Being the Only One

The challenge for many disability leaders is their rarity.

Disabled people are far less likely to be employed than other people, “53% of working-age people with disability are in the labour force, compared with 83% of those without disability. 25% of people with severe or profound disability are in the labour force, compared with 63% with other disability” (AIHW 2019).

 

This low participation rate means that most workplaces have few disabled people present. It is even less likely that those disabled people will be in senior positions. Having worked with disabled leaders for several years it becomes clear that the more senior someone is, the more likely it is that they will be the only disabled person in their team, or branch, or section.

 

Being the only one creates hazards that organisations should be mindful of:

 

  1. The expectation to represent all disabled people.

 

This phenomenon is experienced by people from all minorities when they have low workplace presence, including women working in non-traditional fields. One person is seen by those around them to be the apologist or educator for all people from that demographic group.

 

Being the only person with disability means being asked to explain what disability is like, why others with disability are not working or contributing, or why there needs to be specialist responses and training, for example. Disability leaders report being asked what its like being blind when they are not themselves blind, or why some people require certain supports when others do not.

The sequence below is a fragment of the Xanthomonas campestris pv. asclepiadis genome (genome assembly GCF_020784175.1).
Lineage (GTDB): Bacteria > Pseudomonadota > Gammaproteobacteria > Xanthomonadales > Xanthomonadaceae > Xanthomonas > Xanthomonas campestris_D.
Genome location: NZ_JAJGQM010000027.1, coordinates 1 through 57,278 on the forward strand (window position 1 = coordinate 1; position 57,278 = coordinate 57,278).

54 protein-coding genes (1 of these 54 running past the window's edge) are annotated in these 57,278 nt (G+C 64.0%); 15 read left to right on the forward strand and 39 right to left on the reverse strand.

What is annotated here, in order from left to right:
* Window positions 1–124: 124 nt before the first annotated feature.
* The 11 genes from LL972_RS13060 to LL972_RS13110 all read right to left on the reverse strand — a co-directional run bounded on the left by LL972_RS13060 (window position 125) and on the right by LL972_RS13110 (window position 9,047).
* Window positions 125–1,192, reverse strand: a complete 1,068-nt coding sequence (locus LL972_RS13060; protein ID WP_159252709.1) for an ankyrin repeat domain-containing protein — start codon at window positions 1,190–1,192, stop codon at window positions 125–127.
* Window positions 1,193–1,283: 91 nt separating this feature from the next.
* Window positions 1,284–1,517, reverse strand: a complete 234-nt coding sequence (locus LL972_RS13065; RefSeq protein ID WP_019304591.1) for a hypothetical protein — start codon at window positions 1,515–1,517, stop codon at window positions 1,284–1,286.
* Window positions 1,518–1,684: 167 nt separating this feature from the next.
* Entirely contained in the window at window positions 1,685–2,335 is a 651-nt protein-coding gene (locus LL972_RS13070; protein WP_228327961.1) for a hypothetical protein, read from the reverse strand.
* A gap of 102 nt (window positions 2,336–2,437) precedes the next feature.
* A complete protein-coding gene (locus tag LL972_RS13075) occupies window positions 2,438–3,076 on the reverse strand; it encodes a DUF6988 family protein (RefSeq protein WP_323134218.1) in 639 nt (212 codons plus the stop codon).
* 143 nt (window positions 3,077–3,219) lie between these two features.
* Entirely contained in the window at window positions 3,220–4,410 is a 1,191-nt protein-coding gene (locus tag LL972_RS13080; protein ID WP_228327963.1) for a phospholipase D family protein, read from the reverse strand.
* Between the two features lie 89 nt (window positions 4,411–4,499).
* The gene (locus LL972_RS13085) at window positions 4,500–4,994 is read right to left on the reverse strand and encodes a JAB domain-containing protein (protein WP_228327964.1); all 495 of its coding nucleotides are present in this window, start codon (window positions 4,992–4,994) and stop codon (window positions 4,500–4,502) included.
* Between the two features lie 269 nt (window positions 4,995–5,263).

These demands are exhausting and quickly become a form of harassment. Organisations should ensure that their team leaders and supervisors prevent this type of questioning. Your disability workforce is not responsible for representing disabled people generally. They are there to work.

 

  1. Being held as the poster person who sells the organisation’s diversity.

 

The quest to be viewed as an inclusive organisation with a diverse workforce takes many forms. Organisations work hard and invest significant resources to develop and sustain diversity. An entire industry of conferences, external assessments, and awards has grown around successfully building diversity and most organisations want to participate.

 

The challenge for many disability leaders is their rarity. Disabled people are repeatedly asked, or expected, to appear on posters, speak at diversity events, or attend graduation intake inductions to share their story when organisations want to prove how diverse they are. Disability leaders are often asked to speak at morning teas on International Day of People with Disability simply because they are disabled people.

 

Many Disability Leadership Institute members report being hired as accountants, or IT specialists, or managers, yet being frequently asked to take time out of their regular duties to speak or appear at events, both internal and external, so that their organisation can be seen to be building diversity. For some it has become a constant distraction that prevents them from undertaking their regular duties properly. More pertinently this can build resentment with other team members who cover their duties in their absence. Bullying and harassment rates for workers with disabilities are at least twice that as for their colleagues (IGPA 2016), so providing opportunities for resentment is unhelpful to say the least.